How to be a better customer

It's bloody cheeky at best for a retailer to offer advice about how to be a better customer. Actually, the real title should be "how to achieve more from your encounter". We regularly send our shop staff to the customer's side of the counter to see what it looks like from their view. I have often toyed with the thought of having really impossible customers around to the service side to enable them to see what they are doing.


In essence that is the mantra of any successful business. give the customer what they want, as they are paying your wage. What they want, however, may not be what they need. As a service person, one can only know that if it is clearly articulated.

Service people are always taught to smile at the customer with a cheery greeting. After that it is in your park. smile back, explain what you would like, have a little patience, and it will bring it's own reward. If you are short of temper (not in stature), aggressive, angry or just mutter, you have not got off to a good start. And if you answer your cellphone while we are serving you, we will adjourn the service to assist the next customer waiting.

At On Trays our Saturday servers are all bright youngsters starting their way into the world of tertiary education. They really are fast learners, and very good with regular customers. When engaging with them, it is valuable to explain that your partner has a dinner party for sixteen people, and would like some cheese to accompany the bubbly before the meal. The resulting cheese, and accompaniments will be far different from the cheese that your server would suggest for after the meal!

Information is the crux of this encounter, so telling the server about the food at the dinner party will help them to direct you to the best choices. For instance, more about the guests attending. Knowledge is the best way for your server to guide you to find what the guests are more likely to enjoy. Are they staid and conservative? Outgoing, adventurous, likely to try something new? The same goes for quantities. Your server will be able to calculate how much of each you are likely to need. Too little makes you look like a scrooge, and a huge excess just looks vulgar!

At this point you will have established a friendly rapport with the server, and they will start empowering you with tidbits about the product. In our case, for instance "this cheese was adjudged the best in the world at..." or "this was served to the Royals at the last visit." They will provide more information about the cheese, where it was made, from the milk of which animal, affinage, and so forth.


Often on tasting a product you will find that it is not appealing, but feel that there are others waiting to be served, and may be judged for that. This is wrong. The very reason we give to taste is so that the customer may acquaint themselves with the myriad products available. The beautiful thing about artisan products is the fact that each one is so different. By rejecting what you did not like, and tasting until you hone in on what you do, you will walk out with a far more pleasing purchase, a better knowledge of your own likes and dislikes, and you will have armed your server with the information to give you better service at your next visit.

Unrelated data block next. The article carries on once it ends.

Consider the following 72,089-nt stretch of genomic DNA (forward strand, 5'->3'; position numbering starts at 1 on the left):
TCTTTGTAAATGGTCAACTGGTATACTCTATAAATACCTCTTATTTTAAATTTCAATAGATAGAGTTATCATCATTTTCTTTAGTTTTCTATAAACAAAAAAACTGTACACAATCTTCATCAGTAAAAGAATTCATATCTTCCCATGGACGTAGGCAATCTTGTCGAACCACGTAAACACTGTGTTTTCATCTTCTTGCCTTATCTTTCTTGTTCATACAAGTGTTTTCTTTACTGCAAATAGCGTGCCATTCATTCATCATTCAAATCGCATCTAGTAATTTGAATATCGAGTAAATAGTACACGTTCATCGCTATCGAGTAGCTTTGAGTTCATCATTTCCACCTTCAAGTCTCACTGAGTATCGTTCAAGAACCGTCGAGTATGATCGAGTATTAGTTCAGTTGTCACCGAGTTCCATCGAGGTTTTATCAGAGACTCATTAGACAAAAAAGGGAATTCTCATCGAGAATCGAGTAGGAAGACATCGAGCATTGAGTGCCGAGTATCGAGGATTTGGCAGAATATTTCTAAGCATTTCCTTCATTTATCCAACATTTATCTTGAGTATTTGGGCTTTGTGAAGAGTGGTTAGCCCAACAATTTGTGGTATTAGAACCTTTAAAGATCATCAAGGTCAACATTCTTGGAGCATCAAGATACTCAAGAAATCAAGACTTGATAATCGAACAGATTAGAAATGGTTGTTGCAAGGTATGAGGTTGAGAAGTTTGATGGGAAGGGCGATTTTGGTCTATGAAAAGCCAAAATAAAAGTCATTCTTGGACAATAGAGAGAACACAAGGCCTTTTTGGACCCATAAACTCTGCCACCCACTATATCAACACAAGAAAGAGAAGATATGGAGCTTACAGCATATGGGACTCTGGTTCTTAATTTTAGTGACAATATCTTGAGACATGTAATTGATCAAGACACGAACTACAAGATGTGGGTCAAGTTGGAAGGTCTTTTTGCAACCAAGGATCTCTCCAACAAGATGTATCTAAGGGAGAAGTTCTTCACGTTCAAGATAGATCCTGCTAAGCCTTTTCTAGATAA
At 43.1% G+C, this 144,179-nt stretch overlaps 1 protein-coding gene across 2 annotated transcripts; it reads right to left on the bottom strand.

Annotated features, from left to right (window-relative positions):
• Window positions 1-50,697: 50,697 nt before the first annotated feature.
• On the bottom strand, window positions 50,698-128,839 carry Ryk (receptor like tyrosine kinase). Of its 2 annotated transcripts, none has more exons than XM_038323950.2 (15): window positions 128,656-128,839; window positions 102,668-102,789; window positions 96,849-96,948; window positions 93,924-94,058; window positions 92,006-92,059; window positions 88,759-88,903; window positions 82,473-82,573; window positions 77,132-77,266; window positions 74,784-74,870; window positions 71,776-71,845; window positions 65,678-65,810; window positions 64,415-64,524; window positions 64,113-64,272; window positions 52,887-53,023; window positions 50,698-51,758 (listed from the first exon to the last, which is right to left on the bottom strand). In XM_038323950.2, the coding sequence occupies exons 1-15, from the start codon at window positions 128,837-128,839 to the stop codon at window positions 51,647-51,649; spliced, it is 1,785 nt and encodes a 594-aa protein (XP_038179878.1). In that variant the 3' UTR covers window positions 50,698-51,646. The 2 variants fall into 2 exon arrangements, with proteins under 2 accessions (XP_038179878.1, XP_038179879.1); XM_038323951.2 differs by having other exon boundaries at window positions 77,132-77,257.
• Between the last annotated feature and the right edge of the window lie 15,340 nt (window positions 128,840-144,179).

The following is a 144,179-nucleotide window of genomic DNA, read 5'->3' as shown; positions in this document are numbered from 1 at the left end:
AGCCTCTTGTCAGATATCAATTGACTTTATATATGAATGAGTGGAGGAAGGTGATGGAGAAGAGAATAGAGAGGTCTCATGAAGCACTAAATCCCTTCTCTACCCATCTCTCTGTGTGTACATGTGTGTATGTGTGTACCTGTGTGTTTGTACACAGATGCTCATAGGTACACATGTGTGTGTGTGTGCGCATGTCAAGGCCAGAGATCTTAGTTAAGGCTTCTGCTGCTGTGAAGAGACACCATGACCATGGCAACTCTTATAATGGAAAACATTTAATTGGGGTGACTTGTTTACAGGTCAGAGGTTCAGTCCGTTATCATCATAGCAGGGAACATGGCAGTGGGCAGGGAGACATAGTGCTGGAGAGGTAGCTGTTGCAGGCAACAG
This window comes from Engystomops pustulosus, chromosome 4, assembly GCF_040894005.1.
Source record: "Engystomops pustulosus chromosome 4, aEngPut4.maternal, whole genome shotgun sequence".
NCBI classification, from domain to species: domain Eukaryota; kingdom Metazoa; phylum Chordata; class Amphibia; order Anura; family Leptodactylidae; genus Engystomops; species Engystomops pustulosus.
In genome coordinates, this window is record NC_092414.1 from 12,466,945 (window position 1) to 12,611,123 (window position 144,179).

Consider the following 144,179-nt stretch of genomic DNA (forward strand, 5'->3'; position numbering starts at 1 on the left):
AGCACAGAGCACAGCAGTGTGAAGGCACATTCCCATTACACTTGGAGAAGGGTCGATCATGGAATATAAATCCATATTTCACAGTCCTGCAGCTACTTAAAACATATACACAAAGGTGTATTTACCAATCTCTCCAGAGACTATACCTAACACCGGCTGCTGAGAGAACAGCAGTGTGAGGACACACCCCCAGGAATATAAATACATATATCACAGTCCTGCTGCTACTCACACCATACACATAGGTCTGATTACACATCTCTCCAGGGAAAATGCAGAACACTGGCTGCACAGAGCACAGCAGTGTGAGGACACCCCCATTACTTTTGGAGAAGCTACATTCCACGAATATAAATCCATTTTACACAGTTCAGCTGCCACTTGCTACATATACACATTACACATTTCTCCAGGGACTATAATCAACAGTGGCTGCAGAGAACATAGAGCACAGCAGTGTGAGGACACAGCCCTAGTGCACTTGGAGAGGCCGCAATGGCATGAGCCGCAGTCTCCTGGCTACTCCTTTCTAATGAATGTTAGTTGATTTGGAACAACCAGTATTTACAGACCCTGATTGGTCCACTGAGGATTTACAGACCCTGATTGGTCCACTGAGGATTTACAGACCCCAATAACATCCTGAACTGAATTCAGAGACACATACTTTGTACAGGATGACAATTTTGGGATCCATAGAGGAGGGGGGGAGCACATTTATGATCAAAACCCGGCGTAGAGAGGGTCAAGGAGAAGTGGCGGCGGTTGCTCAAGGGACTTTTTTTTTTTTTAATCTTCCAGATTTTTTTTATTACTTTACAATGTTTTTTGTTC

The same approach works well in restaurants, and a few minutes well spent with the wait-person will help you make your choices. Ask them what their favourite dishes are, and why. Ask where the fish comes from, how it is cooked, and even about the sustainability. You will be pleasantly surprised. The sommelier can be equally engaging, and will be likely to know some of the local winemakers, which vintages are best, and which wine will best match the dishes your table have ordered. Once again, it pays to give feedback. By saying which styles of wine you did and do not enjoy, you will be guided in the direction of wines that you will come to love.

By necessity some service takes a little longer than others, and it is important to exercise a little patience. We have a trio of meat slices lined up, and even with three active slicers on a busy Saturday the queue easily builds up. Prepare yourself for a five or ten minute wait, it could be worth it. You will probably be able to have a few more tastes along the way, and perhaps an enlightening conversation with the next customer at the same time. Slicing meats perfectly takes skill, time, and care. At busy Australian outlets the slicing queue on a Saturday is often 45 minutes. If you place your server is under extreme pressure it is likely that they may slice a little thicker to be faster which is never a good end result.

Ditto for your restaurant experience. A risotto takes between 14 - 18 minutes to cook, so allow that time, and understand that the kitchen is under pressure to get your food out. If your wait person has told the pass that the guests at table 5 are really impatient and demanding, you may get your food five minutes quicker, but most likely undercooked! If it does seem to be taking too long, engage with your wait person about it. The wait person may be under considerable stress because of it, so asking in a friendly manner will most likely yield good results. You may even get your food before the table who ordered ahead of you.

Communication, a friendly demeanour,  and willingness to learn will always help, on both sides of the counter, and make your shopping, or dining, experience that much better. Give it some thought, be a better customer, and reap the rewards.